When he begins his next athletic and scholastic journey in the fall, likely as a Delaware State University freshman, Myles Carter will take with him the designation of being the Academy at Palumbo’s all-time leading scorer. Along with being able to discuss the diligence that netted him 1,041 career points, the North Philly resident will also speak of the maturation that occurred within him and his basketball brethren through their Hawthorne-based studies and competitive endeavors.
“We built something special here, so it’s going to be tough to let that all go,” the senior said Tuesday from the school, 1100 Catharine St., one day removed from the Griffins’ 54–49 Class AAAA playoff loss at Bartram. “However, we’ll sustain that wherever we go from here as individuals.”
The 17-year-old sniper has proven a perfect poster child for the tenacity that fourth-year coach Frank Schneider has stressed since taking the job. Failing to make the team as a freshman, Carter committed himself to becoming a better player, and this year, with four fellow seniors joining him in the lineup, he and his peers became highly revered performers.
“If you ask Public League coaches for descriptions of this team, you’d hear ‘hard working,’ ‘smart’ and ‘relentless,’” Schneider said. “It was a super intelligent team that fought through some rough patches to have a great identity. In fact, I have never had a group who left the Palumbo jersey in a better state than these kids.”
The coach added that this year yielded “probably my proudest season” because of the accountability that the roster members had to one another. Their hardwood harmony came as an extension of their academic proficiency, as every starter has registered at least a 3.5 grade point average. Knowing they would not back down from the challenges, Schneider loaded the non-league schedule with showcase and tournament games, with seniors Rahee Ellis and Marquez Cruz especially grateful for the tests.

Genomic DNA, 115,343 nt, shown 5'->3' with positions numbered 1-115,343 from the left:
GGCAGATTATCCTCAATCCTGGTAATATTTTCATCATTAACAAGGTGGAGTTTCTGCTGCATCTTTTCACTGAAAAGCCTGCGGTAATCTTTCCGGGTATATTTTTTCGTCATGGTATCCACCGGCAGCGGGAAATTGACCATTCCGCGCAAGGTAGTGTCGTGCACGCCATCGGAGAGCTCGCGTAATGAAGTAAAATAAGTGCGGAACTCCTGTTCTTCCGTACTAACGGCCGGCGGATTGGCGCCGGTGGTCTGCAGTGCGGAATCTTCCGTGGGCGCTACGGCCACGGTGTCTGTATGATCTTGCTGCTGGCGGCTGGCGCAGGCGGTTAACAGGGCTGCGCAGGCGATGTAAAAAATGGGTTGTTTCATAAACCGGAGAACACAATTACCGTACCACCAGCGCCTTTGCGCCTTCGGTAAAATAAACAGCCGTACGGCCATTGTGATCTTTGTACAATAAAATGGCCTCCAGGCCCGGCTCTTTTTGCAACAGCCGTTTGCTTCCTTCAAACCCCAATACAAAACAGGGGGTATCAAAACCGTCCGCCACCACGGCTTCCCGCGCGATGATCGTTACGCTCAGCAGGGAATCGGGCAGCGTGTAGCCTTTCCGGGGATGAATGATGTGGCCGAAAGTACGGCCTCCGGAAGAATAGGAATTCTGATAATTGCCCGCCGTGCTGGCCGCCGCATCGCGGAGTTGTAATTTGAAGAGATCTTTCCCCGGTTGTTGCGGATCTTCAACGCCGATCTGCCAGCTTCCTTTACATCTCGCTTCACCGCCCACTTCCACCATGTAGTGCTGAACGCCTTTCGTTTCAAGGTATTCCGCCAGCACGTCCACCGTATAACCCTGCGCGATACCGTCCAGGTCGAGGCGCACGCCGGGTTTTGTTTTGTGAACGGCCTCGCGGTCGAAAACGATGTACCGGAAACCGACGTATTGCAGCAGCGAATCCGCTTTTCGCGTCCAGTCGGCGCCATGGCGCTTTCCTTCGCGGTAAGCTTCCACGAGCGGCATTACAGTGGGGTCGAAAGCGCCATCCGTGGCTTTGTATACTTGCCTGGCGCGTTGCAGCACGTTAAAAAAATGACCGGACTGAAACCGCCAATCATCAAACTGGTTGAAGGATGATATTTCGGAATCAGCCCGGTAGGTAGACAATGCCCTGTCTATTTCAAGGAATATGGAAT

“I think those opportunities make us tougher,” Ellis, 17, said of the slate that yielded four wins. “Coach definitely knew what he was doing in preparing us for our regular schedule, and as the season went on, we just kept getting stronger.”
The Queen Village resident, who, like Carter, might look to walk on for the aforementioned university, knows that people might look at the Griffins’ 12–11 mark and think the campaign should count as only a moderate success. He definitely disagrees with that outlook, taking pride in their 8–5 mark in the National Division, which merited a third-place finish.
“This system encourages everyone to be smart and responsible,” Ellis, the team’s lone four-year starter, said, with Carter and Cruz joining him in reciting Schneider’s precepts for team unity, namely, attention to detail, a lack of shortcuts, and alignment on the floor, dubbed Echo Command. “Our time at Palumbo is done, but it’s going to be in our blood when we move on.”
As the club’s “most fundamentally sound player,” according to Schneider, Cruz, another North Philly resident, loved asking more of himself during his final run with the Griffins. As the undisputed brainiac among them, with a 3.97 GPA that has scored him a partial academic scholarship to Seton Hall University, he helped his contemporaries to play a controlled style, one that they felt would translate into postseason success.
“Unfortunately, though, some stuff didn’t go our way, and we couldn’t fight back,” the future biology major said. “I think, though, that we liked pushing ourselves to get better not with each game but with each quarter. That’s a good mindset to have when you’re about to move on from being a high school student to face the real world.”
“These guys are ready for whatever life is going to bring their way,” Schneider said of the trio, with Carter looking to study law and Ellis enthused about computer science. “It’s going to be hard not to have them around, but they’ve definitely made me able to say that this program is headed in a very good direction.”
When learning of that estimation of their contributions, Carter was all smiles.
“He was a great leader for us,” the marksman said. “He helped us to become smarter players and people, too. You have to respect that.”